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The study examined the competencies required by building students for building production management and the barriers to their competency in the practice of building production management in the construction industry. Using a quantitative research method, a total of 302 construction professionals and 35 building programme lecturers completed a set of questionnaires survey. The data were analyzed using descriptive and inferential statistical tools such as mean score and Mann Whitney test. Study findings identified setting out of different building types, interpretation of architectural drawings and specifications, tendering and contract processes, and construction of various components and effective communication on construction sites as the most significant competencies for building production management practice in the construction industry. However, the study discovered a significant difference in the competencies for building production management practice between construction professionals and building lecturers. Also, the study identified poor institutional and industry collaboration, underfunding of institutions, insufficient equipment and infrastructure for training, and theoretical training rather than practical training as the major barriers to the competency of building production management practice in the construction industry. The study suggested a more vital collaboration between the construction industry with tertiary institutions in needs assessment, funding, provision of infrastructures and involvement in the practical training of students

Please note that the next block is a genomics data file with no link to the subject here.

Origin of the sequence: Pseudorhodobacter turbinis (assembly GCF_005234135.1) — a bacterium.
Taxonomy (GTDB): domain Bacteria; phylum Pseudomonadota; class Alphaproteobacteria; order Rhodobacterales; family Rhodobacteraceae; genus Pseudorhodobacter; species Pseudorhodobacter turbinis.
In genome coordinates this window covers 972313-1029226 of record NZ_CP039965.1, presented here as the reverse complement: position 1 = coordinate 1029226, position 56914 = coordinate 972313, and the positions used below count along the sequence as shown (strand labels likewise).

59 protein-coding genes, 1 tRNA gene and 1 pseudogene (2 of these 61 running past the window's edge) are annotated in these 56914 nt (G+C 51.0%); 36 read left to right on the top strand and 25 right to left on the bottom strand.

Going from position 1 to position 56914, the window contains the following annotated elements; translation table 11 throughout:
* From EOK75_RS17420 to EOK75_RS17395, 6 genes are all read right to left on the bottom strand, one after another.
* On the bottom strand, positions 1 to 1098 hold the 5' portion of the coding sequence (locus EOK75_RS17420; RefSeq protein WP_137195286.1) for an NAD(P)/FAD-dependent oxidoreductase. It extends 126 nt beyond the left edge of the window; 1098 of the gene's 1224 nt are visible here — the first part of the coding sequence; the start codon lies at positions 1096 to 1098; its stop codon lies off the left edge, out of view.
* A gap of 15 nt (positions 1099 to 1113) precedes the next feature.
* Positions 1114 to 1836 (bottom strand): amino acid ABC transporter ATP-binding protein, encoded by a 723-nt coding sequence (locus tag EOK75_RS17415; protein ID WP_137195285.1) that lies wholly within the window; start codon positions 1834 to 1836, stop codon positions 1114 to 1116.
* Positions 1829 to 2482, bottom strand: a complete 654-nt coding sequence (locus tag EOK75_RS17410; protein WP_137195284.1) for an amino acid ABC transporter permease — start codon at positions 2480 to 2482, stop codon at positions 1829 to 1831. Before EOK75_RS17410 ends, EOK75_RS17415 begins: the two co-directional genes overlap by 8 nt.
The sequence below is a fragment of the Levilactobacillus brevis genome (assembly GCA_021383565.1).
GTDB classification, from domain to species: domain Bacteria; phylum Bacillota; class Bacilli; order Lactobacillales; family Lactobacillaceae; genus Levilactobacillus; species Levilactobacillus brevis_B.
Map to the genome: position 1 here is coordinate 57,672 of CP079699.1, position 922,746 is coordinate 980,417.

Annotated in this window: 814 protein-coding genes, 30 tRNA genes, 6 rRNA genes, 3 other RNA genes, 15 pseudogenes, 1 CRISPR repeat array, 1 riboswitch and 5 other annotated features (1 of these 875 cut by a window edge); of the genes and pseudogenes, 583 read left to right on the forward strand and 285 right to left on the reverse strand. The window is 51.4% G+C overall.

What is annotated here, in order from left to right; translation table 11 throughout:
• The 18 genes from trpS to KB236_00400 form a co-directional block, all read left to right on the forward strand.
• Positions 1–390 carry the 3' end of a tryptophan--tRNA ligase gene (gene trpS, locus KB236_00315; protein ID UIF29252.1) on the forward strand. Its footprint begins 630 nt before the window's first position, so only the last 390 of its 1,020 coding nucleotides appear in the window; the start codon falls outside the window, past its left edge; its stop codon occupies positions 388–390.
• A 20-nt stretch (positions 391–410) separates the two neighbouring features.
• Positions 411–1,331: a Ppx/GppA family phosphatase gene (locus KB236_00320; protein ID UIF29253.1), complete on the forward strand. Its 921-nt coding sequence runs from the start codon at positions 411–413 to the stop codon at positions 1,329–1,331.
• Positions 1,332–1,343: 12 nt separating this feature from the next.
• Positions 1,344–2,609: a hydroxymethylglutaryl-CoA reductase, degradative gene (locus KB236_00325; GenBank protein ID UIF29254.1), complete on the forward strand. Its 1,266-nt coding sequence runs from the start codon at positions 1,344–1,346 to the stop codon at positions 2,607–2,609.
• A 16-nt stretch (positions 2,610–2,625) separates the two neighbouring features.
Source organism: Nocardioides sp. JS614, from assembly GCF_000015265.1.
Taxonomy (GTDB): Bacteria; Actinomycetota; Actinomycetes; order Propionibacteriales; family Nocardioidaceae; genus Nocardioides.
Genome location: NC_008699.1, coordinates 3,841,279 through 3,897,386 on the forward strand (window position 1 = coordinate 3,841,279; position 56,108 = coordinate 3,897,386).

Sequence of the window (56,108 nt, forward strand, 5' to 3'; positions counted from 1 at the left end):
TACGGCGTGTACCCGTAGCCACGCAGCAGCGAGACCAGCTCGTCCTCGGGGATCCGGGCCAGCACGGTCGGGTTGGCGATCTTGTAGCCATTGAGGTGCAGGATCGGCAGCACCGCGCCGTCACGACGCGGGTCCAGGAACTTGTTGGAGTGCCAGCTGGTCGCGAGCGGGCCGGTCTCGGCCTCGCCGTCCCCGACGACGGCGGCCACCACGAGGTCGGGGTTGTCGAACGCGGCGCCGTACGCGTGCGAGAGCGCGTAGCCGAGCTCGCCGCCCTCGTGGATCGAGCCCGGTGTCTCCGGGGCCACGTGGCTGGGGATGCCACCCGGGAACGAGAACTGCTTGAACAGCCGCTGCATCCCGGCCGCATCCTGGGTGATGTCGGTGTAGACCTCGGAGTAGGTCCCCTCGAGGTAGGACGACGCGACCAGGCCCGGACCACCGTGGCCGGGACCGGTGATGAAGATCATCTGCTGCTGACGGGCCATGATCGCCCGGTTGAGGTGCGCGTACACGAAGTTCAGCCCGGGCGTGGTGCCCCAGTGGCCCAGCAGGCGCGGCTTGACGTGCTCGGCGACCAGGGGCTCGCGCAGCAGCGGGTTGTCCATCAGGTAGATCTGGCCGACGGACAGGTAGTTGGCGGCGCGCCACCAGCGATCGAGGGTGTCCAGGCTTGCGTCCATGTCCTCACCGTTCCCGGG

... This method lacks innovation and does not make use of new developments in design, materials, and construction approaches, and constitutes a potential cause of projects poor performance (Simushi, 2017;Alofi, Kashiwagi and Kashiwagi, 2016;Alzara, et al., 2018). Procurement is more important than the construction phase according to Kabirifar and Mojtahedi (2019). The lengthy procedures and deficiencies in tender documents along with payments delay are risks that are priced by bidders. ...